Pilot unions in America and the Southwest have been particularly vocal against this mandate, saying it must be a medical solution for every pilot. The Southwest Airlines Pilots Association tried to block this mandate, but last week a federal judge in Texas dismissed the demand and dismissed the union’s lawsuit.

Both unions have welcomed a respite for federal contractors. “We are pleased to hear that the Biden administration has heard concerns from workers and industry about the deadline ahead of the busy holiday season,” Southwest Pilots Union President Casey Murray said in a statement. “While the mandate remains in place, this new date will undoubtedly give the SWA an opportunity to better plan and negotiate with SWAPA on the protocols associated with the mandate and how they affect our pilots.”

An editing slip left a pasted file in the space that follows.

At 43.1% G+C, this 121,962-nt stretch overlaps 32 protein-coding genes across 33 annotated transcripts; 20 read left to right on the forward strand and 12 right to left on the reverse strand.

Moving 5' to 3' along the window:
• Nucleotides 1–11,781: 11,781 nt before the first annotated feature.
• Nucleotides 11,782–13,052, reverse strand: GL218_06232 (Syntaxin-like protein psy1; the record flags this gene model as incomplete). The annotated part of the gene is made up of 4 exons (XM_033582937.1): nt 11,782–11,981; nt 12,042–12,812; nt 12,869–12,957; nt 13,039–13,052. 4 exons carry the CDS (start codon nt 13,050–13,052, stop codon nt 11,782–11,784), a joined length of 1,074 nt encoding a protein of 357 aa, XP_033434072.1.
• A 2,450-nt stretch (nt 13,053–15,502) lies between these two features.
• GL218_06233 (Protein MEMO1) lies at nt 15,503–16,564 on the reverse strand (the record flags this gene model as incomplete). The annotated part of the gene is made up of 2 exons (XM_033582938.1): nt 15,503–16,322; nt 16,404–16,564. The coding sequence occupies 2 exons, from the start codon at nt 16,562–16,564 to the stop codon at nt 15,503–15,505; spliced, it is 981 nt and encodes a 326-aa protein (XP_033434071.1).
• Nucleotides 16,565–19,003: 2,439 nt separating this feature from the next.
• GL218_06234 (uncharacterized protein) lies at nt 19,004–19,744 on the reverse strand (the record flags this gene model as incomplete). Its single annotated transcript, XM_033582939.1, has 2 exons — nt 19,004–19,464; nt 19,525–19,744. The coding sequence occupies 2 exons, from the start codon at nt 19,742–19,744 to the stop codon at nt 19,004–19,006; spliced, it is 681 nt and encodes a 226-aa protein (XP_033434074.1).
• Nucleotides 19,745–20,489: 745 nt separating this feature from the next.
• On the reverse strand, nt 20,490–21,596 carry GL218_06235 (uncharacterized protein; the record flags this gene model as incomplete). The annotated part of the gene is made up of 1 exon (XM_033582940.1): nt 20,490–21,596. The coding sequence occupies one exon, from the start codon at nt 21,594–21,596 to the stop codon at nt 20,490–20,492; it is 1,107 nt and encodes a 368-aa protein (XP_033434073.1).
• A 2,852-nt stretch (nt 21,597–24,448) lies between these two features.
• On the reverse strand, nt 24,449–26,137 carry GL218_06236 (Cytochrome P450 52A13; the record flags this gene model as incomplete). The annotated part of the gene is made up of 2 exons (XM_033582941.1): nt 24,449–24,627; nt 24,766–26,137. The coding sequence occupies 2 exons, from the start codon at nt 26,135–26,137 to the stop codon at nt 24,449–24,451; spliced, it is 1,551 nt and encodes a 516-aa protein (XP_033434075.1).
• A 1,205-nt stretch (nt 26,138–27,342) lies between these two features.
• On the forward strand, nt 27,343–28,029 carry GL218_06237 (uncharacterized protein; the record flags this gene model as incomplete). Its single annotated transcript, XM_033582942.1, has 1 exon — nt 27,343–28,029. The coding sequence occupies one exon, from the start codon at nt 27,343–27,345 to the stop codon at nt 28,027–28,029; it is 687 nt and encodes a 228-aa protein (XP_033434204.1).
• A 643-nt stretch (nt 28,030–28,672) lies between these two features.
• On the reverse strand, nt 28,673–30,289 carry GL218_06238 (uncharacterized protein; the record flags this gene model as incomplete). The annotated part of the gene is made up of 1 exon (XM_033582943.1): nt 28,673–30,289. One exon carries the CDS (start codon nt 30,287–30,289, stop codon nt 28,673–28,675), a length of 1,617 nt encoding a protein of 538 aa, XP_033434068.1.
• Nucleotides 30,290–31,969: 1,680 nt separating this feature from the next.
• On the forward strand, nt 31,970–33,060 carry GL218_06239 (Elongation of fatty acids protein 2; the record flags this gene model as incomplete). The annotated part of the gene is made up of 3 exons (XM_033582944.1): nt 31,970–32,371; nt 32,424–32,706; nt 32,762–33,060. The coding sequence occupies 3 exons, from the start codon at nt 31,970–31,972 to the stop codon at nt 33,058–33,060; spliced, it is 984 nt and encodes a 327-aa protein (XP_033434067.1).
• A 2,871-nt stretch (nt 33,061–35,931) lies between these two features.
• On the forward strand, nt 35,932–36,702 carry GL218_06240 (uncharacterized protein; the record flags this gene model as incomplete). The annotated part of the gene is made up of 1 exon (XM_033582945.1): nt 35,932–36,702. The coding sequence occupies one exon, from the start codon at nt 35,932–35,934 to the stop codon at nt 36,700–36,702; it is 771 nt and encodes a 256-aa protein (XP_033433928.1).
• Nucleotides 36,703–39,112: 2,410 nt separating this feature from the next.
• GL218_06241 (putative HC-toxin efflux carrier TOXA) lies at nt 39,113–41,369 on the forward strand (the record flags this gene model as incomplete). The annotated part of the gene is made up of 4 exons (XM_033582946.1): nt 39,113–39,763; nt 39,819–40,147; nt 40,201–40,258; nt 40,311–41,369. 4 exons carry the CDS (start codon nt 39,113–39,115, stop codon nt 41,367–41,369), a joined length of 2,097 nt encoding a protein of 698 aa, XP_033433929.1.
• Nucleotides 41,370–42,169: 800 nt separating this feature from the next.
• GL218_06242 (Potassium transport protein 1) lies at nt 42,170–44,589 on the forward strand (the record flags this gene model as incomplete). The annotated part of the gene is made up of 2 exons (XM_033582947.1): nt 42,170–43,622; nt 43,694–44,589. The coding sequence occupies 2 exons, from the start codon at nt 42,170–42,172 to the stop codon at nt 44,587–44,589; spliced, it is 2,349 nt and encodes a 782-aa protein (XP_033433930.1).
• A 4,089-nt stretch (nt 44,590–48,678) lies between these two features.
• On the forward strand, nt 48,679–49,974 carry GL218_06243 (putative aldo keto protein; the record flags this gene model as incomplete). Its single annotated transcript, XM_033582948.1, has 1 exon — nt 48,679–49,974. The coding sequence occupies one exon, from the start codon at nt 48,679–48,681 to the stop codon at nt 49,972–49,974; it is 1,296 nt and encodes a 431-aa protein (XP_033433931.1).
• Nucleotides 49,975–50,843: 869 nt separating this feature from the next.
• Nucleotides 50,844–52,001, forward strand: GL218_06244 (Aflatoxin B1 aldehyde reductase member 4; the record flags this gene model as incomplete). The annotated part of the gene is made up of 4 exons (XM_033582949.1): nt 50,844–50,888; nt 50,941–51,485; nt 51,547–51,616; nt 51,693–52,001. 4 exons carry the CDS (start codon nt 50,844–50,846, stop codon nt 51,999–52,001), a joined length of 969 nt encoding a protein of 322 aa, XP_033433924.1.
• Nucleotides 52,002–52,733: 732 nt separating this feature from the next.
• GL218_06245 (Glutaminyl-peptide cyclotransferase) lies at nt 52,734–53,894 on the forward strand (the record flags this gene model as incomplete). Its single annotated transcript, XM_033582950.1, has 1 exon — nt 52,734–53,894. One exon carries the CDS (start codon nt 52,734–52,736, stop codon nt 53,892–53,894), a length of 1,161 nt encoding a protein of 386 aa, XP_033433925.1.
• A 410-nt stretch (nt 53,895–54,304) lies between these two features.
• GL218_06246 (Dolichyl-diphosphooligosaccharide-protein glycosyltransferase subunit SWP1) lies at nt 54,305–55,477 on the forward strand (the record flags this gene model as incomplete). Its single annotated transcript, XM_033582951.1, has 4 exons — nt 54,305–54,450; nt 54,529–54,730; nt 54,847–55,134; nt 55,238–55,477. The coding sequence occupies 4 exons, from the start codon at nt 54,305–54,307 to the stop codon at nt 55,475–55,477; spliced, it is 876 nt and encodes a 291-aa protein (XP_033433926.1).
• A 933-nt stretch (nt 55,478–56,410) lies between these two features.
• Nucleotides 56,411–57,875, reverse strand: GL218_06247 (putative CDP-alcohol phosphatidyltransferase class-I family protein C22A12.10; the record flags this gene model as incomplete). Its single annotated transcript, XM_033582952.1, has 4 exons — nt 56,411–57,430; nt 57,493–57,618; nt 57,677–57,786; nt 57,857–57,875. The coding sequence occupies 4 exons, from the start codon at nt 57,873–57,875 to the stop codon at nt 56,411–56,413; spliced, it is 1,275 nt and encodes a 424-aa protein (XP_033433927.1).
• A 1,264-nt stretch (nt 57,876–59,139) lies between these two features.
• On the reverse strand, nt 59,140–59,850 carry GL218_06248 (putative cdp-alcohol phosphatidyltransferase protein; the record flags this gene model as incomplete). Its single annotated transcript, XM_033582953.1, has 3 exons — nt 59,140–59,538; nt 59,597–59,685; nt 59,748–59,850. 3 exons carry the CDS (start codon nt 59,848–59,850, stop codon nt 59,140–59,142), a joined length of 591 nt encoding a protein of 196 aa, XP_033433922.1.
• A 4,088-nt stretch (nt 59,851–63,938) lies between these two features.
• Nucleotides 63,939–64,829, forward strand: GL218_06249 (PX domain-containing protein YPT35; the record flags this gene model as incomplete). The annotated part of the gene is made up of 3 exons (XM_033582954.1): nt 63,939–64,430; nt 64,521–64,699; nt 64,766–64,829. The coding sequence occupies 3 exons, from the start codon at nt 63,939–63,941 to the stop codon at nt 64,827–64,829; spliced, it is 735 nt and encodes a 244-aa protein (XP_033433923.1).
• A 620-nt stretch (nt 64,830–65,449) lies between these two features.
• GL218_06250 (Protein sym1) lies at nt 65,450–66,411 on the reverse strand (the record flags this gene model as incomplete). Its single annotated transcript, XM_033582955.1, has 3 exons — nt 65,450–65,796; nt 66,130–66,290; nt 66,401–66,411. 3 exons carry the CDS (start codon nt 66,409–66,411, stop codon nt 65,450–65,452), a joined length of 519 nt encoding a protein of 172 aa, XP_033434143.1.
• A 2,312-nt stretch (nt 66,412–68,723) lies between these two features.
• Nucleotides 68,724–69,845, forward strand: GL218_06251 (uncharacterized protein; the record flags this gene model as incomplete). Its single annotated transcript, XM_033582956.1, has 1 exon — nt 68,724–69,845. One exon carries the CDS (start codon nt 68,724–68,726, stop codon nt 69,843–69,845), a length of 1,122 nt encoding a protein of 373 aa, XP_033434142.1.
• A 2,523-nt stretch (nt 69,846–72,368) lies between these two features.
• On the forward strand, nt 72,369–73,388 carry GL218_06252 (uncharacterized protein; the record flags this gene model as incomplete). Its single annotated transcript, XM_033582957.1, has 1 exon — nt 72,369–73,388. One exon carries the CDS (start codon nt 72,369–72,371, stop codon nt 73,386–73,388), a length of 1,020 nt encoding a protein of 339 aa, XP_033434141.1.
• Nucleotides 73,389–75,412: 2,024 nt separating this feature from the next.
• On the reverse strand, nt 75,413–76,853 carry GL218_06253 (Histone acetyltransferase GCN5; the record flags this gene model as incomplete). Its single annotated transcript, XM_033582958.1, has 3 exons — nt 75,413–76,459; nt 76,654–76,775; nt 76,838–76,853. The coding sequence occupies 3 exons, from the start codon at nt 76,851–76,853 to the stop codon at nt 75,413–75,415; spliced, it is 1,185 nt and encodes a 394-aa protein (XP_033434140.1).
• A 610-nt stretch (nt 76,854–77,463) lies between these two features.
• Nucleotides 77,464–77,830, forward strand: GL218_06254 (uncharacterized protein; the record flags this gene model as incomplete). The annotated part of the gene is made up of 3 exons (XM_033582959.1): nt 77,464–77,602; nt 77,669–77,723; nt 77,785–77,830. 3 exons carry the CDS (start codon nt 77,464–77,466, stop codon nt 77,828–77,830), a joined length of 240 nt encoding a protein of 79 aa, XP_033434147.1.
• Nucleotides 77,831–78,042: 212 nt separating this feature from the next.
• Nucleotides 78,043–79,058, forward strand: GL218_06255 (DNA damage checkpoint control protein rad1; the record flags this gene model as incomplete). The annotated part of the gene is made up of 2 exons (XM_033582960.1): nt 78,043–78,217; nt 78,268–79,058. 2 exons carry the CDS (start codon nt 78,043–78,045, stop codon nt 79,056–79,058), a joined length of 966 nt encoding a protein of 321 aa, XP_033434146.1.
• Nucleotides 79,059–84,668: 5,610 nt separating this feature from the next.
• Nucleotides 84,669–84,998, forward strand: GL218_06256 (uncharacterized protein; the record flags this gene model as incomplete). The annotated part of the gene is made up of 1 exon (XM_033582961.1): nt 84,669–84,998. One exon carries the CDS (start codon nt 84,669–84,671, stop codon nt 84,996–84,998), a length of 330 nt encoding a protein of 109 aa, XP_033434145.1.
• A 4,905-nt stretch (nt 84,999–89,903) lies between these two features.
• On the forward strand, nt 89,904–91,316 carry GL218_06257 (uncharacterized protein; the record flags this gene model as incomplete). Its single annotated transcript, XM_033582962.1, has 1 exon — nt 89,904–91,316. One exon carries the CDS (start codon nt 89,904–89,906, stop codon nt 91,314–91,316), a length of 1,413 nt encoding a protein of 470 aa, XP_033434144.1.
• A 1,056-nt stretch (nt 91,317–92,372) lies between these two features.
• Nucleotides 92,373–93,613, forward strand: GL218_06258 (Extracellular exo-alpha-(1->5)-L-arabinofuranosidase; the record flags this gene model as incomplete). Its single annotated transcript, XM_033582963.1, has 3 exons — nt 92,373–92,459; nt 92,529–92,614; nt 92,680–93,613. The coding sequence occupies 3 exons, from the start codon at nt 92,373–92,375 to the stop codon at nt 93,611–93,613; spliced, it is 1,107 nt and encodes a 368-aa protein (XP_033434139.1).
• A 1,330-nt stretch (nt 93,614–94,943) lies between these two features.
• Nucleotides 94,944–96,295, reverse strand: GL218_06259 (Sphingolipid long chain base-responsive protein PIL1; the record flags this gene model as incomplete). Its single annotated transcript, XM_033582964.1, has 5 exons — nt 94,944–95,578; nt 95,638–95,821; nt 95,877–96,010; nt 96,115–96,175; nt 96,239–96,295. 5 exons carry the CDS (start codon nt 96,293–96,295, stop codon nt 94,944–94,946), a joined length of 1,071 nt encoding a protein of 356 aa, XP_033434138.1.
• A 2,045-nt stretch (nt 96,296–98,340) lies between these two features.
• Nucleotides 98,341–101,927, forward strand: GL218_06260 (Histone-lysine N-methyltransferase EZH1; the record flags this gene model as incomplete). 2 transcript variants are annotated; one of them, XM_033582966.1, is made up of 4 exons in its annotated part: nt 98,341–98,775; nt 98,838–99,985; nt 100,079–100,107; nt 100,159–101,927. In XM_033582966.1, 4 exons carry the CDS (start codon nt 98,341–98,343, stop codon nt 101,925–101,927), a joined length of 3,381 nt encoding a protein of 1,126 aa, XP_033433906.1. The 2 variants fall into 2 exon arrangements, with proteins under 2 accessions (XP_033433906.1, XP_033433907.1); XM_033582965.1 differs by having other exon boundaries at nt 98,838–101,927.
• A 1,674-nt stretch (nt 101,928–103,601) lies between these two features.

Southwest said it was reviewing the updated guidance, but did not say if it would push back the internal vaccination deadline.

Late last month, some of the nation’s largest unions pushed the Biden administration to expand their vaccine plans to include additional employee protections. This group included the AFL-CIO and United Food and Commercial Workers, who, in a lawsuit against the Biden administration, argued that OSHA Covid’s safety standards were inadequate.

UFCW International President Mark Perron said Thursday that while the new mandate did not go far enough, it nevertheless was “an important first step to keep workers safe at work.”

“The hard truth is this pandemic is far from over,” Perrone said.

Melissa Repko of CNBC contributed to this report.